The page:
How SPYSCAPE Added Magic Into Their AR Game Using Nyckel

Using Nyckel ML FaaS, SPYSCAPE trained and deployed an image classification function, used as a key feature of the Augmented Reality in-game experience.
mugshot Nyckel
Aug 2022

SPYSCAPE is a destination spy museum and experience in New York City, with interactive exhibits about fictional and real spies. The museum’s permanent exhibits include interactive features and immersive games through which visitors can figure out what kind of spy they would be. Are you a handler or a technician? Special ops or cryptographer?

"Normally you have a problem and then you go for a solution... What I’ve now got is a really nice solution, and we’re actually looking for other problems we can apply it to!"
Gwyn Morfey
SPYSCAPE uses Nyckel image classification to add “magic” to their AR games
10 minutes to train first classifier
Function was “spooky accurate” right away
Nyckel-powered magic camera a game highlight

The HQ also features a rolling exhibit. 007 x SPYSCAPE has recently moved out, and a physical component of a new Batman x SPYSCAPE mobile augmented reality game has moved in. Batman x Skyscape can be played anywhere in the world, but, if you happen to be in NYC, the game will also take you through the exhibition. It gives you the immersive experience of actually working with Batman and the characters from that universe.

"But we really wanted to have that magic: making it seem like, how could they have done that? It must be a person!"
Gwyn Morfey

What you do in the game moves the story forward. Although you’re in fact communicating with software, SPYSCAPE wants it to feel like you’re communicating with real people. But the question was how to do this at scale? The game already used a large branching script about the length of a typical novel. This allows the characters to react to the choices that players make in the game, which begins to establish the feeling of reality.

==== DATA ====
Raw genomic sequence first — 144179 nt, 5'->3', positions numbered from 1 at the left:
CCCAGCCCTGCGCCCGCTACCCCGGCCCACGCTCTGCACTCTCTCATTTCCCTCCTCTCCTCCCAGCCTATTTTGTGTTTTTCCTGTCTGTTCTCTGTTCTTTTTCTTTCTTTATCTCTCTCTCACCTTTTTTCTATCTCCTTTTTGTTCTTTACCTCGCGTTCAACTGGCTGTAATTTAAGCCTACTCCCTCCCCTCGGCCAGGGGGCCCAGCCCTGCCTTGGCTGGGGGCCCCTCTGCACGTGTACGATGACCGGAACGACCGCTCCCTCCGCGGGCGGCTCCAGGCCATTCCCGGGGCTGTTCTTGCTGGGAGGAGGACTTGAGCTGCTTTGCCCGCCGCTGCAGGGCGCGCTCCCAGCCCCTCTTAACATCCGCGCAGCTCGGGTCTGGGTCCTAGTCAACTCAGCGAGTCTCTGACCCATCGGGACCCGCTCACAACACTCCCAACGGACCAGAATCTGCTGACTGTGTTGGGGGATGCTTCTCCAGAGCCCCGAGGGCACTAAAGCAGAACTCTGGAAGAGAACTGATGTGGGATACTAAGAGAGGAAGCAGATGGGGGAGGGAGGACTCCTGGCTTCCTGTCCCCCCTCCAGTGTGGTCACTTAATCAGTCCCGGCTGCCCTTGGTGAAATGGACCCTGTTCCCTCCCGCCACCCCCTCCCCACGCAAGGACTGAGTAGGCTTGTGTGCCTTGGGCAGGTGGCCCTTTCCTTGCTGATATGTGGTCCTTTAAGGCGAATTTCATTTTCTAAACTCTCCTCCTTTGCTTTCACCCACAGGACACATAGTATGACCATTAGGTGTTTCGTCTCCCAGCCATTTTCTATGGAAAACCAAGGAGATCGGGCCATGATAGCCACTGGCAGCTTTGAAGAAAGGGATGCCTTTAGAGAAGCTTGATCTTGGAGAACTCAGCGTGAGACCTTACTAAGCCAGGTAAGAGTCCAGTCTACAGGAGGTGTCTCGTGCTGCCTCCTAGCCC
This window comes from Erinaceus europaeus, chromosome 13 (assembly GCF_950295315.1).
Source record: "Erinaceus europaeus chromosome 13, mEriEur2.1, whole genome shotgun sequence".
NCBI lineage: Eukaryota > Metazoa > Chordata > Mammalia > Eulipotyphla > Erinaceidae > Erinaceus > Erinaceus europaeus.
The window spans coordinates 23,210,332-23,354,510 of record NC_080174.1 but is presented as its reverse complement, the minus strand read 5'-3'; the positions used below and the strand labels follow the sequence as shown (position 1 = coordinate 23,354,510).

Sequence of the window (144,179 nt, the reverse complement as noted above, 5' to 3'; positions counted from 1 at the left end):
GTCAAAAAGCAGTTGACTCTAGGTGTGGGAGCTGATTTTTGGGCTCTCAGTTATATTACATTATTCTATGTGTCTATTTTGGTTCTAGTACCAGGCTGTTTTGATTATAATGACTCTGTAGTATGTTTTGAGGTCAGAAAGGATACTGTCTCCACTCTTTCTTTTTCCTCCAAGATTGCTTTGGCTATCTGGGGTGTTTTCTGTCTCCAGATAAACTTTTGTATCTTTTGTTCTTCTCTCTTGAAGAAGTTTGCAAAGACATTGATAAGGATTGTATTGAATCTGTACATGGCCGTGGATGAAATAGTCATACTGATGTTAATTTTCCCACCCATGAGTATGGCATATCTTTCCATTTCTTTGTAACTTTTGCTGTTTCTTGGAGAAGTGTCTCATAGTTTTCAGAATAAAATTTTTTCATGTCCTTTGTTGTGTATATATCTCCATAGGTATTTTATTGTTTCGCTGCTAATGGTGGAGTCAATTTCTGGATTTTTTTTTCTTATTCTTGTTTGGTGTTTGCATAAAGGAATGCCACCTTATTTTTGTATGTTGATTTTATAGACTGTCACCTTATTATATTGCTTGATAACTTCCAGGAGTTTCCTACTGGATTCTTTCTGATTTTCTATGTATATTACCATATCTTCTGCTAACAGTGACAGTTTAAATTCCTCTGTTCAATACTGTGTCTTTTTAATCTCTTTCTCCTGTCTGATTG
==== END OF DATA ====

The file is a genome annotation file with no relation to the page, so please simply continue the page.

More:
Spyscape UX

The physical exhibits in New York use RF wristbands and NFC to maintain a personalized sense of reality throughout the game, producing an immersive magic that resonates with customers. But another powerful element of the HQ’s immersiveness comes from its use of picture recognition.

"What we were looking to do was basically Things That Are Magic, and people love the magic camera!"
Gwyn Morfey

At one point in the exhibit, visitors have to go into a laboratory and take pictures with the Batcam. SPYSCAPE needed an AI to classify the photographs that visitors were taking within the game in order for the game to react to them in a realistic way.

SPYSCAPE already had a lot of infrastructure in AWS, so that was their first thought. But there were lots of competing priorities within the company at the time, and it didn’t make sense to take on a whole raft of machine learning researchers just to solve this problem. Outsourcing made sense, and that’s when Tech Lead Gwyn saw an advertisement for Nyckel on Hacker News.

"Literally over the space of ten minutes, I created an account, threw some random images at it… and it blew my mind! It was spooky-accurate!"
Gwyn Morfey

There was very little to do in terms of API integration: a dozen or so example images per class of training data, uploaded to the Nyckel web interface; and a server written in Node, deployed in AWS, to do a little bit of munging of the output.

Gwyn and his team are so pleased with the magic of the ML-powered Batcam that they are now looking for other use cases within Skyscape.

"Thanks for building this thing – it’s super-cool!"
Gwyn Morfey

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